KINGFIELD — Polaris launched Trails Grants program to boost trail preservation and rider safety in Maine, supporting Kingfield Quad Runners ATV Club. The announcement of the Trails Grants recipients marks a significant milestone for the Kingfield Quad Runners, as the club embarks on trail restoration projects in the wake of recent severe storms.

The Kingfield Quad Runners ATV Club has 55 miles of trails, including logging roads, rocky paths, and wet trails. The trails connect with trails in Bingham, Strong, and Salem, with a park-n-ride located at 169 Main St. in Kingfield.

Karyn Varney, secretary of the Kingfield ATV club, shed light on the magnitude of the task at hand, emphasizing the extensive damage to the trails connecting Kingfield to Lexington. “Our club has started work on the trail that extends from Kingfield to Lexington,” Varney said. This trail is going to require significant repairs. Last summer’s rainstorms as well as the December storm washed out a good portion of the trail.”

Varney described the trail as diverse, offering a mix of experiences. Starting with a steep and rocky climb up Stanley Hill, efforts are underway to make it safer for all riders. After the hill, the trail leads to a tote road, then winds through the woods to a private road. Riders can connect to trails maintained by Moose Alley Riders ATV Club, leading to Pleasant Ridge and Wyman Lake.

Damage from recent storms has temporarily closed the trail to Bingham, but once reopened, riders will have access to Bingham, windmills, and the Madison Branch railbed trail, added Varney.

Polaris’ Trails Grants program, with donations nearing $425,000 in Maine alone underscores the company’s stated commitment to fostering safe and responsible off-road recreation. Dana Anderson, director of community relations at Polaris Inc., said the program’s mission is to empower ATV enthusiasts while promoting environmental stewardship.

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“At Polaris, we place a premium on initiatives that not only enhance rider experiences but also safeguard our natural habitats,” Anderson said. “By supporting organizations like the Kingfield Quad Runners ATV Club, we aspire to cultivate a culture of environmental responsibility within the off-road community.”

Varney said, “The Polaris’ Trails Grants program provides funding to ATV clubs to repair and maintain their trails. Having safe trails available to ride is a privilege. Without our landowners and club members who volunteer their time, we would not be able to enjoy the sport we all love. We all need to respect the landowners’ wishes and support our clubs by riding responsibly.”

Chris Gamache, trails manager at Polaris Inc. highlighted the pivotal role played by volunteer-driven organizations in maintaining trail networks. “Volunteer clubs are a key component to keeping trails open for riders to enjoy,” Gamache said. “These clubs typically have to rely on public grants and fundraising to do trail maintenance. The Polaris grants are providing additional funding to perform projects that might otherwise not be worked on due to lack of funding.”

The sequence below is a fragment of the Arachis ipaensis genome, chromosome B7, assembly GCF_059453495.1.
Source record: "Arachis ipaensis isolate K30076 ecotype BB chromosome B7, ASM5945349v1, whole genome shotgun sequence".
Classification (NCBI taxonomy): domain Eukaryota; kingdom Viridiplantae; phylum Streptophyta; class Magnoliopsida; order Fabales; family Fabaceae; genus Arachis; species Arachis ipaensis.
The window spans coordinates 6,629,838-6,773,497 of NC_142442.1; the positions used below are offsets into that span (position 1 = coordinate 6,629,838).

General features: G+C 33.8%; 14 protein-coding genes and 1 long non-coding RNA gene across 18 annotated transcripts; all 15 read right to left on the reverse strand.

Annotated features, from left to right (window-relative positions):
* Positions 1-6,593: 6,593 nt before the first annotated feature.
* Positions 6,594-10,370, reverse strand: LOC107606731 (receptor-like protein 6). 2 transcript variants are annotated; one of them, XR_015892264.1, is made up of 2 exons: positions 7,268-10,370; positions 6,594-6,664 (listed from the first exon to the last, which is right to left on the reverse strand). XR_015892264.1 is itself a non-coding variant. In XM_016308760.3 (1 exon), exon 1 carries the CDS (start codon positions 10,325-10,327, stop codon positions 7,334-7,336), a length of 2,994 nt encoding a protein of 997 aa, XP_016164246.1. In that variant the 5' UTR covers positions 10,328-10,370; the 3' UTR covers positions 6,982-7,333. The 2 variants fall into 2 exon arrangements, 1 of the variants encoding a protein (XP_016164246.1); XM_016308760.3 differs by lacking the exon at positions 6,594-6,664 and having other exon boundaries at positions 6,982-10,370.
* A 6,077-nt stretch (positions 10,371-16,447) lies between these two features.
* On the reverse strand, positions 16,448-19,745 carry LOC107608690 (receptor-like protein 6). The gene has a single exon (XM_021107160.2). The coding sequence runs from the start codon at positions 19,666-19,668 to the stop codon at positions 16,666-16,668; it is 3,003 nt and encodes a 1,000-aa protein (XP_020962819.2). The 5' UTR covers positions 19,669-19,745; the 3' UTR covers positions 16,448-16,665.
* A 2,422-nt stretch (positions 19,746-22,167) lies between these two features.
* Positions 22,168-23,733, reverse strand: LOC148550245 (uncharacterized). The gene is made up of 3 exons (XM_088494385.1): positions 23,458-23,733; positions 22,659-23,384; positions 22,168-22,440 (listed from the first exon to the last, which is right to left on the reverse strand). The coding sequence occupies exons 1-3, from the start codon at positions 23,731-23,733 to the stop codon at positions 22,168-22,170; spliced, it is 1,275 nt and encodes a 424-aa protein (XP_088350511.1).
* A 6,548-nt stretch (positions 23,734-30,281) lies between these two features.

Varney stressed the vital role of Polaris donations for Maine’s ATV clubs. With 146 clubs in the state, these funds support trail repairs. Grants cover 90% of approved repair costs, sourced from registration sales and gas tax. Polaris donations supplement state grants, crucial for financing projects beyond grant coverage.

“Our club will be investing the funds into our trail that extends from Kingfield to Lexington,” Varney said. “Our club is a small club. Last year we had 46 family memberships. Our club does not own any large equipment for trail maintenance.” Varney said the club plans to use funds to hire local contractors for trail repairs, ensuring safety and enjoyment for club members and riders.

Anderson said, “Our commitment extends beyond trail maintenance to nurturing future leaders who champion sustainable recreation practices. This means being good stewards of our environment and leaving areas better than we found them.”

Recreational activities are integral to Kingfield, emphasized Varney, citing their prominence in the town’s Comprehensive Plan. They bring positive impacts, drawing visitors for various amenities. Varney noted Polaris’ commitment to supporting ATV clubs, recognizing their role in community development. Investments in such organizations, Varney stressed, aid in achieving safe, enjoyable trails. She highlighted the volunteer-driven nature of these clubs, noting their diverse responsibilities.

“The most important role is ensuring our landowners are happy. Without them our sport is not possible,” Varney said. “Keeping landowners happy means keeping the trails on their land safe, well maintained and damage free.”


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